- By Lee Matalone
- Harper Perennial
- 208 pp.
- Reviewed by Terri Lewis
- February 27, 2021
This debut uses structure as metaphor to take on the themes of adoption, identity, and femininity.
As Home Making begins, a baby girl born to an unnamed Japanese woman and French man is given up to an orphanage. When the child, Ayumi, is 2 years old, she grabs the sleeve of an American passing her crib and is adopted and taken to the U.S.
In her new, all-white family, she’s renamed Cybil, a brown-skinned, blue-eyed girl who the neighbors think is Navajo. In a few quick pages, she grows up, falls in and out of love, becomes a doctor, and finally has a baby of her own, Chloe, for whom she vows to do everything.
After this opening, the story abandons traditional narrative; the second chapter is a kaleidoscope of short, seemingly disconnected sections as a now-grown Chloe struggles with a move to a house requiring updates and repairs. She puts off her mother’s visit, makes to-do lists, harasses a telemarketer, comments on Le Corbusier and an Angolan prisoner, and asks her gay friend Beau to bring groceries.
However, every section links in some way to her need to create a home for herself. In the middle of the chapter, a sick husband is mentioned, and slowly it becomes clear that he has sent her to the new house and kept the old one, where he plans to die alone. The discontinuous paragraphs mimic Chloe’s disjointedness in her panic and pain.
The novel later circles back to narrate the long-ago flight to the U.S. and Ayumi’s transformation into Cybil, then lands again on Chloe in a series of chapters named for whichever room of the house she’s currently redoing or planning to redo (it’s never clear if repairs are actually made).
Working through the kitchen, guest bedroom, guest bath, downstairs hall closet, garage, and back yard, Chloe follows her thoughts as they scatter and coalesce. Lists are made of colors, with white being prominent, an enduring symbol of Cybil’s cold adoptive family.
Embedded in the chapters are brief memories of Chloe’s marriage that somehow tie into the room at hand. For instance, in Dining Room — amid riffs on wallpaper, a meditation on castles, and listening to the police scanner — she remembers a picnic with her husband when they sat on a red blanket and he deliberately broke a plate as a pledge to their future.
The chapter entitled Master Bath contains what seems the heart of their marriage: a ritual of bathing together at the end of the day. Now, Chloe has lost “the habitual, iterable [sic] moments of contained joy that slow time.”
Eventually, the reader learns that Chloe’s husband bought her out of the home they’d shared together. He doesn’t want her to suffer with him. “He left me in a position where I couldn’t harbor even a modicum of anger toward him.”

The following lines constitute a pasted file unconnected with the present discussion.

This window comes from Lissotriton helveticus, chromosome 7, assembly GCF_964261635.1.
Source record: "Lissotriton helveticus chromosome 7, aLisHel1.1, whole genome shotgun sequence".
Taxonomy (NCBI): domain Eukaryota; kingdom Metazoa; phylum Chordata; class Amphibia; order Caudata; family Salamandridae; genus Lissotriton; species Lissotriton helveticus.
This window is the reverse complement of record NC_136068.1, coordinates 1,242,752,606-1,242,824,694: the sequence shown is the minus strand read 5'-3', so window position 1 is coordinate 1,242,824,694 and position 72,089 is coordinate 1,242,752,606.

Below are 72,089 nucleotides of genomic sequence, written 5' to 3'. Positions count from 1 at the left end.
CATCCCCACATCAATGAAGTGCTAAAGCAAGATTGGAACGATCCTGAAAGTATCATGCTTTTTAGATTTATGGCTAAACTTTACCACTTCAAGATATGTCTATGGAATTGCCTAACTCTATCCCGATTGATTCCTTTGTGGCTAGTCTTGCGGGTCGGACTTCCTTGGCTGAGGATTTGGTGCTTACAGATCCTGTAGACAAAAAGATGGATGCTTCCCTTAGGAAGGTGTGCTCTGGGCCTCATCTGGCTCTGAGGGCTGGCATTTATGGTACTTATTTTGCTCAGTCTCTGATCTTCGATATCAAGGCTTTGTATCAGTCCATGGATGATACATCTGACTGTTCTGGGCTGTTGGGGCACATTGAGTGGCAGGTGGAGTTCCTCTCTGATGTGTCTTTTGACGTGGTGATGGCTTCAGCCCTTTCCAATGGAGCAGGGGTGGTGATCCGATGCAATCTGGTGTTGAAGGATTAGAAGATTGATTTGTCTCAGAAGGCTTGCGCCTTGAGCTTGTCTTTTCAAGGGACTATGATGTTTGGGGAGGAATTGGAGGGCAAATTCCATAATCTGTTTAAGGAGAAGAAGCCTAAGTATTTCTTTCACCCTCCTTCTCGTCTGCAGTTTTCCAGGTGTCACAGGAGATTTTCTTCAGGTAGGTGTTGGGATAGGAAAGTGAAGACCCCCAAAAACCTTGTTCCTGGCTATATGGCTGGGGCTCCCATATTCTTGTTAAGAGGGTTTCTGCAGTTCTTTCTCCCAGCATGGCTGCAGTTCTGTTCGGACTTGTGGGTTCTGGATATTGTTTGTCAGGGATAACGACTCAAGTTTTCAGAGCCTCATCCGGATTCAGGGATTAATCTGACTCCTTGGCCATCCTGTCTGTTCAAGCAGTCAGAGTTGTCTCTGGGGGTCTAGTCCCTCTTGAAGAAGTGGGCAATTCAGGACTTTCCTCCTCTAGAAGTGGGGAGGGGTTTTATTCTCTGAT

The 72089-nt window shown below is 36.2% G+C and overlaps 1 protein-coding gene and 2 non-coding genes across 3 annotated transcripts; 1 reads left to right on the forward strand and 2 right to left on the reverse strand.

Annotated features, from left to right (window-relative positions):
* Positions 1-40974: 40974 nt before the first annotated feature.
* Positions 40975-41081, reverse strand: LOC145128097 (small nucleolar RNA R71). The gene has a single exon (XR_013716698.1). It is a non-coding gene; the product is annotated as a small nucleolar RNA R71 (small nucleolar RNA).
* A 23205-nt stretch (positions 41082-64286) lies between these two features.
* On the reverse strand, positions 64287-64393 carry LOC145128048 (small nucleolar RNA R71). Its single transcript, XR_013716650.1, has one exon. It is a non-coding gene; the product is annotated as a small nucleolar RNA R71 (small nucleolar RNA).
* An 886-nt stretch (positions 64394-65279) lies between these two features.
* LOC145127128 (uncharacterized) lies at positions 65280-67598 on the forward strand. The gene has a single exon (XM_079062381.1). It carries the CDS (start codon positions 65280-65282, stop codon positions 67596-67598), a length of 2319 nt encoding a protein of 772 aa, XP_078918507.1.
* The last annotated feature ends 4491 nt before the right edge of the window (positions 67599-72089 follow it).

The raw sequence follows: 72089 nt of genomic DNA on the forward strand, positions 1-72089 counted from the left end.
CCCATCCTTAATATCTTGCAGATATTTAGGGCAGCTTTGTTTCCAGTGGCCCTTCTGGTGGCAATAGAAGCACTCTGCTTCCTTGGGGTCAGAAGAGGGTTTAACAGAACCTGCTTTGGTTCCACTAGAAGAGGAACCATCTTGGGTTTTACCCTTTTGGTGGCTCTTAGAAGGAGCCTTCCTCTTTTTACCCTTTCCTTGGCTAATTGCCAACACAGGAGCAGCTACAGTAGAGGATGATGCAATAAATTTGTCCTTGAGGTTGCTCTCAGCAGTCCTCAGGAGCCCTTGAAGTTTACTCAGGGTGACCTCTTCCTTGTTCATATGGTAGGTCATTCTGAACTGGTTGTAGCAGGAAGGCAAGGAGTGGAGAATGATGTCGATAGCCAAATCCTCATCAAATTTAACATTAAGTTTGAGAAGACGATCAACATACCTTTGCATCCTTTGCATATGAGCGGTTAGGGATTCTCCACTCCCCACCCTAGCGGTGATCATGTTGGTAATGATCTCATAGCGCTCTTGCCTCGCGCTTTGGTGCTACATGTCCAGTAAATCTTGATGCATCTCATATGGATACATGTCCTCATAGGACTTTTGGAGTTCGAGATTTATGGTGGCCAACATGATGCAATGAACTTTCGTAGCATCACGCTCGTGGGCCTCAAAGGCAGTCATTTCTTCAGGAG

Although the opening is misleading, with its traditional narrative, once the form is understood and the underlying story begins to take shape, reading Home Making becomes a pleasure, full of weird jumps, interesting encounters, and beautiful images:
“When people go, the things they leave behind can feel haunted. A father can take your left ventricle and a husband can take your frontal lobe, leaving behind a tea kettle, a lamp shade from Bed Bath & Beyond. A wooden spoon can hold the existential weight of a family Bible while you turn into a shell.”
The homosexual Beau becomes more important as the story progresses. He and Chloe share a connection of complete trust and unusual longing. At one point, he sits on folded towels on the toilet while Chloe bathes:
“Bubbles frame her breasts like scales on a fish. Her limbs are lithe and translucent, her veins swimming blue against the edges of her skin.” Their relationship is almost, but not quite, sexual. They “raise flags of passion that turn out to be just shadows.”
The structure of the novel allows myriad ideas to bloom and fade. Important themes surface — loneliness, being a woman of color in a white world, love, motherhood, the guilt of adultery — but often are underdeveloped and therefore don’t always resonate. The mother, Cybil, doesn’t register strongly, and Beau isn’t fully realized beyond his connection to Chloe, despite an attempt to flesh him out in a later chapter.
There’s a surprising twist toward the end, after which the story morphs again as the last chapters rush toward a traditional conclusion, not in the sense of what happens, but in how it’s told. With this change, some of the magic is lost.
Home Making isn’t for everyone. It requires a patient reader to accept the unusual structure, to find interest in Chloe’s various passions as she tries to make sense of her life, and to suspend disbelief at some characters’ motivations.
Yet, for a first novel, it’s wide-ranging and ambitious. It will be interesting to see how author Lee Matalone develops as a writer and, more crucially, as a storyteller.
[Editor's note: This review originally ran in 2020.]
Terri Lewis is finishing a novel. She is in the process of moving from Palm Bay, FL, to Denver with her husband and a dog, Tango, who belongs in the circus.